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 — September 30, 200330 septembre 2003
 

The Canadian Christian-Jewish consultation has re-opened talks after a
14-month hiatus. The Canadians Jewish Congress withdrew from the 25 year-old national
dialogue with Canada’s largest Christian churches April 10 last year over United Church
and Anglican statements about violence in the Middle East. The consultation which has met
three or four times a year since 1977, held its latest meeting on June 18 in Kingston,
Ontario. The new start was possible because of close friendships among the people around
the table, particularly between Ottawa Orthodox Rabbi Reuven Bulka and Ottawa’s Catholic
Archbishop Marcel Gervais. Both sides have now agreed to bring any positions or statements
about crucial issues, especially the Middle East, to the consultation before going public.
There will be different points of view, “but the first principle is, let’s have an
opportunity to hear each other first,” said Manuel Prutschi, the CJC’s national
director of community relations. For the Jewish community, restarting the dialogue was a
high priority, said CJC president Keith Landy. “We have so much in common. We have so
many things that can be achieved collectivity,” he said. “I think it’s important
that we be able to share views.”

The new executive director of the KAIROS: Canadian Ecumenical Justice
Initiative
, Mary Corkery, succeeds Patricia Steenberg, who was the first
permanent executive director of KAIROS. Corkery’s appointment, announced by the board of
KAIROS June 18, is effective Sept. 2. As a long-time employee of the Canadian Catholic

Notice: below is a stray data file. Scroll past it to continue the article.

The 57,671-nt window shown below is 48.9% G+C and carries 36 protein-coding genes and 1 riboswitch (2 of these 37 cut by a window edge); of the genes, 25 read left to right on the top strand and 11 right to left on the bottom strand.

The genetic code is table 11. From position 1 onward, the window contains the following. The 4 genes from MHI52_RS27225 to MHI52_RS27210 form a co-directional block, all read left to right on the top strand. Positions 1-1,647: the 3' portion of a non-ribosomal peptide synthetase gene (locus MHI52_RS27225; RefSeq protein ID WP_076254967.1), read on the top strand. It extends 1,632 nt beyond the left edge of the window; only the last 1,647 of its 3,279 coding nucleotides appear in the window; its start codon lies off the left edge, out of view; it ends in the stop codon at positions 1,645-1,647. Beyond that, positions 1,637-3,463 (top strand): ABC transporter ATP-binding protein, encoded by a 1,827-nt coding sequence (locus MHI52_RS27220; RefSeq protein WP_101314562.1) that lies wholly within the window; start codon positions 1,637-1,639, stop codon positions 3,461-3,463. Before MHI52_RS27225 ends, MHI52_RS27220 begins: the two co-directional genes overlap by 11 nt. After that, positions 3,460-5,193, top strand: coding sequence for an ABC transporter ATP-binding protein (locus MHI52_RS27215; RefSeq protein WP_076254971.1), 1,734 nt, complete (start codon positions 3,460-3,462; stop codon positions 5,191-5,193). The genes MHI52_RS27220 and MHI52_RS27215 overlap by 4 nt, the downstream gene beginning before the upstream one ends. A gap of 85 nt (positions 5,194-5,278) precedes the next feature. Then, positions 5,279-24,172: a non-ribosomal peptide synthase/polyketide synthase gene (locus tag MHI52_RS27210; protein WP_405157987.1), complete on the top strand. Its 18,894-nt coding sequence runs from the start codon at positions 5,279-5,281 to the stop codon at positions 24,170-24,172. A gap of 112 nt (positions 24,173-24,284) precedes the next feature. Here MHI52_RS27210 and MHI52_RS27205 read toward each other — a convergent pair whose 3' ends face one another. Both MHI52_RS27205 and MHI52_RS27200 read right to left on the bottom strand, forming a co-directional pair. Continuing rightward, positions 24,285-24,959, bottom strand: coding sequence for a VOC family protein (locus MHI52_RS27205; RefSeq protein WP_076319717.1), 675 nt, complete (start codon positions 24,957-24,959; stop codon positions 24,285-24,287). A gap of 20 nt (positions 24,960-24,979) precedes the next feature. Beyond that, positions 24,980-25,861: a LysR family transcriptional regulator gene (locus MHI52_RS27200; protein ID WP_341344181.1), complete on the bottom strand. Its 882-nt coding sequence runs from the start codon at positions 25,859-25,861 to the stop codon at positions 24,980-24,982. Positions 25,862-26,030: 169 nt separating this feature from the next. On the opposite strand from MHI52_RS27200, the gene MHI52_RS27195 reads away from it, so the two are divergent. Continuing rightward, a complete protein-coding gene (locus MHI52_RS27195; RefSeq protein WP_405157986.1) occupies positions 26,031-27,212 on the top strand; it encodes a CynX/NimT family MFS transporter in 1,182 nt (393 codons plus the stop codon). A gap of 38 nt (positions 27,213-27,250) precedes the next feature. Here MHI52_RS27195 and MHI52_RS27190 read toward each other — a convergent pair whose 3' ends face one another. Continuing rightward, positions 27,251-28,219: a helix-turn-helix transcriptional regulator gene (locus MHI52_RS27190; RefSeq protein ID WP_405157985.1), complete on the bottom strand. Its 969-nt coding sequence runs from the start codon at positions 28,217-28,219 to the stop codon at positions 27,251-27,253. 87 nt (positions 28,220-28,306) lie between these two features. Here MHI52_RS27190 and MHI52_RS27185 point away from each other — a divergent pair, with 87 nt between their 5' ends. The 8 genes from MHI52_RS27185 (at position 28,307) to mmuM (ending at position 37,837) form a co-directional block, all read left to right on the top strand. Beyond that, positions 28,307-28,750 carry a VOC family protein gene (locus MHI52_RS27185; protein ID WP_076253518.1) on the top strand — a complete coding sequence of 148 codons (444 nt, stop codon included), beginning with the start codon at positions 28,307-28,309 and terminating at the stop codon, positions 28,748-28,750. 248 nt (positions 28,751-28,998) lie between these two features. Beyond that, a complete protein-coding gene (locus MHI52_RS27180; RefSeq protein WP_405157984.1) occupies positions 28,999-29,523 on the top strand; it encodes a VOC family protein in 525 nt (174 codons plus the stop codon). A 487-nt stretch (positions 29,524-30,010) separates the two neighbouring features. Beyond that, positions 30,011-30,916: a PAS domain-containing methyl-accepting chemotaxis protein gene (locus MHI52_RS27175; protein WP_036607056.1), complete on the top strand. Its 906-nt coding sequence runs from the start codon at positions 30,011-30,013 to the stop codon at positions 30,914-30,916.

organization for Development and Peace, Corkery’s career has been devoted to global social
justice. She is very familiar with KAIROS and the ecumenical justice coalitions out of
which it grew. Formed in 2001, KAIROS brought together the work of ten individual
inter-church coalitions concerned with social justice issues.

The Mennonite Church of Canada voted July 12, to join the Canadian Council of
Churches
and the Evangelical Fellowship of Canada. The Canadian Council of
Churches operates as a forum in which churches state their own positions on issues. When
the CCC makes a statement, or intervenes with government, individual churches can opt out
of the consensus position. As long as the Mennonites don’t have to endorse every CCC
initiative, they feel comfortable as contributing members, said Dan Nighswander, Mennonite
Church of Canada General Secretary. There are about 200,000 Mennonites in Canada. The
Canadian Council of Churches represents twenty of Canada’s largest Christian churches,
including the Catholics.

The Canadian Council of Churches is Canada’s largest most senior national
ecumenical organization.
Richard Schneider, an Orthodox layman and York
University professor of church history, became president of the CCC in May, replacing
Bishop André Vallée from the Roman Catholic diocese of Hearst. The Canadian Council of
Churches, which was one of the forerumers of the World Council of Churches in 1944, has
got past the principle of compromise among denominations by reconstituting itself as a
forum for its 20 member churches. As a forum, the CCC does not decide anything by majority
votes, and it makes no public statements unless there is consensus on the matter at hand.
If there is consensus, the organization may make public statements, encourage social
justice campaigns or write letters to political leaders. By withholding consent, no church
diminishes its standing within the CCC, and churches are not pressured to buy into any
position. It’s an approach that fits with Canada’s multicultural character. Though they